“We are very excited to be showcasing the power of solar at 36 sites around our state on the 2008 Georgia Solar Tour,” said Georgia Solar Energy Society Vice-Chair, Laura Capps.  “We have been working to promote the use of solar and energy efficient technologies for more than 30 years in Georgia and really feel the tipping point is upon us.”


A fast growing segment of the population is implementing renewable energy technology to increase reliability and lessen environmental impact.  Interest in solar energy technology and energy efficient design continues to grow as energy prices rise. The Georgia Solar Tour offers the public a close up look at how solar technology works, and a chance to find out more about costs, savings and the ease of adding solar.


About Georgia Solar Energy Association

The Georgia Solar Energy Association is a non-profit organization working to promote renewable energy in the state of Georgia through education, research and advocacy. We promote all renewable energy production including, but not limited to, wind energy, solar thermal, photovoltaic energy, bio diesel and bio fuels, and micro-hydro energy.  We work towards further development and promotion of the solar industry in Georgia.  For more information, visit GSEA at www.gasolar.org.


2008 National Solar Tour

In 2007, the National Solar Tour attracted more than 115,000 attendees to 5,000 buildings in 2,900 participating communities nationwide. Now in its 13th year, this event is coordinated nationally by the nonprofit American Solar Energy Society (ASES), taking place annually in conjunction with National Energy Awareness Month.  In 2008, 48 states will participate with public tours of solar powered and energy efficient homes and buildings, educating the public about current solar technologies and rebates available. (www.NationalSolarTour.org)

Air quality a bit better in Atlanta

29 09 2008

Tuesday marks the end of smog season, when cooler temperatures arrive to clear the skies and freshen the air.

A full retinue of pollution controls, coupled with some good weather, gave metro Atlanta one of its easiest-breathing summers in a decade. In fact, this was the third-best year for air quality since 1998, when the state began measuring eight-hour increments of ground-level ozone, a key ingredient in smog.  When smog does cloud the skyline, it’s not as bad now as it was in the mid- to late 1990s.

“We just don’t see those extraordinarily high peaks, even on those brutally hot summer days when the winds are just stagnant,” said air quality expert Michael Chang, an atmospheric scientist at Georgia Tech. “We’ve made some measurable progress.”

But the standard continues to get tougher. Earlier this year, the U.S. Environmental Protection Agency tightened the limit on ground-level ozone to 75 parts per billion measured over eight hours, down from the old limit of 84 parts per billion. The change was made to protect public health. The region violated the new standard on 29 days, which keeps it among the smoggiest metropolitan areas in the nation.

With most pollution controls checked off, Chang said it’s time to change the way the region develops and start investing in different modes of transportation, including commuter rail.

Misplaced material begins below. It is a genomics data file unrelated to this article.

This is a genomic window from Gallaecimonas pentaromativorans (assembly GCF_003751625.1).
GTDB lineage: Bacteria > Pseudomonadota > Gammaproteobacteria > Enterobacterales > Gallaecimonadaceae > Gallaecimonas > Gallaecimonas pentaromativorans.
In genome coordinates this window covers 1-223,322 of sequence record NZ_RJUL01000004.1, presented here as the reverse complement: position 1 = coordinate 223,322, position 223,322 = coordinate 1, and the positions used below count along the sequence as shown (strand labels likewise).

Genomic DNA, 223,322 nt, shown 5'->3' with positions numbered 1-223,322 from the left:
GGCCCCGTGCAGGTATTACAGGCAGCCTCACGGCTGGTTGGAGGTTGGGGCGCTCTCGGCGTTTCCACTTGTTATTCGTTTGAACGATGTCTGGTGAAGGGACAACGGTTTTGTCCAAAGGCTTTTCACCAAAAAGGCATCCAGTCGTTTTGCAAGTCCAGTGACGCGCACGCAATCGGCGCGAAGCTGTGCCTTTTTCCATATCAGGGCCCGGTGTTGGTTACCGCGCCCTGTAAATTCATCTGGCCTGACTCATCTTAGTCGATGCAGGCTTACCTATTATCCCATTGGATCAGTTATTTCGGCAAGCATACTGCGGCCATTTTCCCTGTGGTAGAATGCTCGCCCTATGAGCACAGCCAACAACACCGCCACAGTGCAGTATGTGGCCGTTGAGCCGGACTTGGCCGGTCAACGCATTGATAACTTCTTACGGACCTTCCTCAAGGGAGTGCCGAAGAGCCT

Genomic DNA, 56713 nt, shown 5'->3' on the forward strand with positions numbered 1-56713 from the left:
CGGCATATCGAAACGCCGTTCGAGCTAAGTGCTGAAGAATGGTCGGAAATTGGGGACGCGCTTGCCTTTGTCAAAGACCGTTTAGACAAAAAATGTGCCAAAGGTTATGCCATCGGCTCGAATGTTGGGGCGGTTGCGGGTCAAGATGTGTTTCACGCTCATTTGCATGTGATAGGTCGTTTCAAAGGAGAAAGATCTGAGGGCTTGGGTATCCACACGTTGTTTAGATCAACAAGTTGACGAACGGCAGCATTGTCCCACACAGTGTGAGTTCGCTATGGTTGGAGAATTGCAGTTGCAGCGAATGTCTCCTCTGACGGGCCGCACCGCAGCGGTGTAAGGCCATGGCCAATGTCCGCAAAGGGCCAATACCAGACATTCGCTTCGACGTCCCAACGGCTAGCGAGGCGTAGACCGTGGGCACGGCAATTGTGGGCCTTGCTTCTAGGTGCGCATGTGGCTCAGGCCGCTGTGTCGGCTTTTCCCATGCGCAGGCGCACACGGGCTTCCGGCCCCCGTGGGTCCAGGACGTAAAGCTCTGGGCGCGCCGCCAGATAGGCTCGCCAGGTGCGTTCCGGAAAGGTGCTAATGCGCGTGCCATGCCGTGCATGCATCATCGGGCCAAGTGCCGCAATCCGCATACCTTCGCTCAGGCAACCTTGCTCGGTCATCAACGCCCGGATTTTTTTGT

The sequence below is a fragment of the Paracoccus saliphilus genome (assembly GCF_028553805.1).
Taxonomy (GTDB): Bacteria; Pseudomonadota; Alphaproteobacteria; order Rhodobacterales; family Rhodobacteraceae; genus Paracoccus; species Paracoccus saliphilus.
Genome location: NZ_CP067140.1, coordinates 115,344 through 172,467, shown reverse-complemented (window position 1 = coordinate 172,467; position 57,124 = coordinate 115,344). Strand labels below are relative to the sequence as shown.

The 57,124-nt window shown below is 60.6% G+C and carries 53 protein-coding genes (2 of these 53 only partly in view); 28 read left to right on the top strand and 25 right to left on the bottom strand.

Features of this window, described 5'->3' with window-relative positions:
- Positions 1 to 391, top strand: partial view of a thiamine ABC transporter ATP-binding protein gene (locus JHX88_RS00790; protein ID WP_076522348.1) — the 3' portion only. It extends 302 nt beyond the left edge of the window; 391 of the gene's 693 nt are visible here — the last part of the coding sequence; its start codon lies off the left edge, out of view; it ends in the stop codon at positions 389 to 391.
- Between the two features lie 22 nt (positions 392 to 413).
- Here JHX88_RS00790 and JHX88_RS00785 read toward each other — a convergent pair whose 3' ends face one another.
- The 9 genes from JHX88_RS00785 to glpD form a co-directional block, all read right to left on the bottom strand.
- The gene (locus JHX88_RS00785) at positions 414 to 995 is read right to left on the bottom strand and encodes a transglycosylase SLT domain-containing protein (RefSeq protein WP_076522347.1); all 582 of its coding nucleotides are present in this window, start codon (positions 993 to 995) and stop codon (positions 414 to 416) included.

1. Power plant cleanup: Georgia Power Co. installed $800 million worth of pollution controls at seven of the state’s largest coal-burning power plants between 2001 and 2003.

2. More power plant cleanup: Out-of-state power plants that had dirtied metro Atlanta’s air installed similar controls to reduce emissions by 2004 under a federal requirement.

3. Vehicles got cleaner: During the past several years, new cars and pickup trucks have had to meet tighter emission standards.

4. Gas got cleaner: Georgia began requiring low-sulfur gasoline for 45 counties in and around metro Atlanta three years earlier than last year’s final phase-in of national low-sulfur requirements. Federal standards also require cleaner diesel fuel.

5. More people, less driving: High gas prices have forced drivers off the road; more commuters are opting to car pool, telework, take mass transit, bike or walk to work.



1. Convert Georgia Power’s Plant McDonough from coal to natural gas, scheduled to be completed in 2012.

2. Add pollution controls at all but the smallest of Georgia Power’s coal-fired units between 2011 and 2015.

3. Reduce emissions from older heavy-duty diesel trucks and buses.

4. Reduce emissions from locomotives and construction equipment.

Source: Georgia Environmental Protection Division

Washington County suddenly awash in power plant proposals

29 09 2008

Washington County could be poised to become Power Plant Central.

It already is home to two natural gas “peaker plants” that run during periods of high demand, and now two different companies are eyeing three sites for additional plants that would operate year-round.

In January, Power4GeorÂgians applied for permits to build an 850-megawatt coal-fired power plant northeast of Sandersville. This month, Oglethorpe Power announced that two Washington County sites east of Sandersville are in the running to host a 100-megawatt power plant, which would use wood chips for fuel.

If built, the plants would join those constructed in Washington County during the past five years by Progress Energy and Duke Energy Sandersville. They are also close to Georgia Power’s 1,500-megawatt Plant Branch in Putnam County.

Electricity might be “the new kaolin” for Washington County, said Tommy Walker, chairman of the Washington County Commission. The white clay, used in finishing glossy paper and making other products, was once the backbone of the local economy, but hundreds of kaolin jobs have disappeared in the past decade. Most recently, Imerys eliminated 50 jobs, Walker said.